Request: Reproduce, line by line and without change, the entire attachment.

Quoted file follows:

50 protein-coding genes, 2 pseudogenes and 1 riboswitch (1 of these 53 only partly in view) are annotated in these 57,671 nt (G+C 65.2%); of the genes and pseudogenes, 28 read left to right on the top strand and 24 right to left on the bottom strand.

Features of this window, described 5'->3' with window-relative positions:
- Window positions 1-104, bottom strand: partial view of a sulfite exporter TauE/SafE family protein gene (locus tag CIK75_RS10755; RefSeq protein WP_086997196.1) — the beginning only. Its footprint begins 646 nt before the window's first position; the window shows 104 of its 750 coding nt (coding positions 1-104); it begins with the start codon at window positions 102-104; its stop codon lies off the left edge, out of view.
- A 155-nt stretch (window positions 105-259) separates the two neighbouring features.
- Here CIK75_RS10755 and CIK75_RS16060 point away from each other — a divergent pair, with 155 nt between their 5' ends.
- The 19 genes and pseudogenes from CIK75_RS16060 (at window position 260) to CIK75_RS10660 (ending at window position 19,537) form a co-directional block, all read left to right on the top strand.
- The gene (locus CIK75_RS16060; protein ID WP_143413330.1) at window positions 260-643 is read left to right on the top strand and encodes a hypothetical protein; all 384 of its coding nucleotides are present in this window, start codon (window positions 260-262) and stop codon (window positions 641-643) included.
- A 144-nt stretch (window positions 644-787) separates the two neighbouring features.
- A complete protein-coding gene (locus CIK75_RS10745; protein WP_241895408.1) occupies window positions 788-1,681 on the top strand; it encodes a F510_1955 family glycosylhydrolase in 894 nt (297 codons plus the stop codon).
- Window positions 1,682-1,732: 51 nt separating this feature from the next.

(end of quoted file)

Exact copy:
50 protein-coding genes, 2 pseudogenes and 1 riboswitch (1 of these 53 only partly in view) are annotated in these 57,671 nt (G+C 65.2%); of the genes and pseudogenes, 28 read left to right on the top strand and 24 right to left on the bottom strand.

Features of this window, described 5'->3' with window-relative positions:
- Window positions 1-104, bottom strand: partial view of a sulfite exporter TauE/SafE family protein gene (locus tag CIK75_RS10755; RefSeq protein WP_086997196.1) — the beginning only. Its footprint begins 646 nt before the window's first position; the window shows 104 of its 750 coding nt (coding positions 1-104); it begins with the start codon at window positions 102-104; its stop codon lies off the left edge, out of view.
- A 155-nt stretch (window positions 105-259) separates the two neighbouring features.
- Here CIK75_RS10755 and CIK75_RS16060 point away from each other — a divergent pair, with 155 nt between their 5' ends.
- The 19 genes and pseudogenes from CIK75_RS16060 (at window position 260) to CIK75_RS10660 (ending at window position 19,537) form a co-directional block, all read left to right on the top strand.
- The gene (locus CIK75_RS16060; protein ID WP_143413330.1) at window positions 260-643 is read left to right on the top strand and encodes a hypothetical protein; all 384 of its coding nucleotides are present in this window, start codon (window positions 260-262) and stop codon (window positions 641-643) included.
- A 144-nt stretch (window positions 644-787) separates the two neighbouring features.
- A complete protein-coding gene (locus CIK75_RS10745; protein WP_241895408.1) occupies window positions 788-1,681 on the top strand; it encodes a F510_1955 family glycosylhydrolase in 894 nt (297 codons plus the stop codon).
- Window positions 1,682-1,732: 51 nt separating this feature from the next.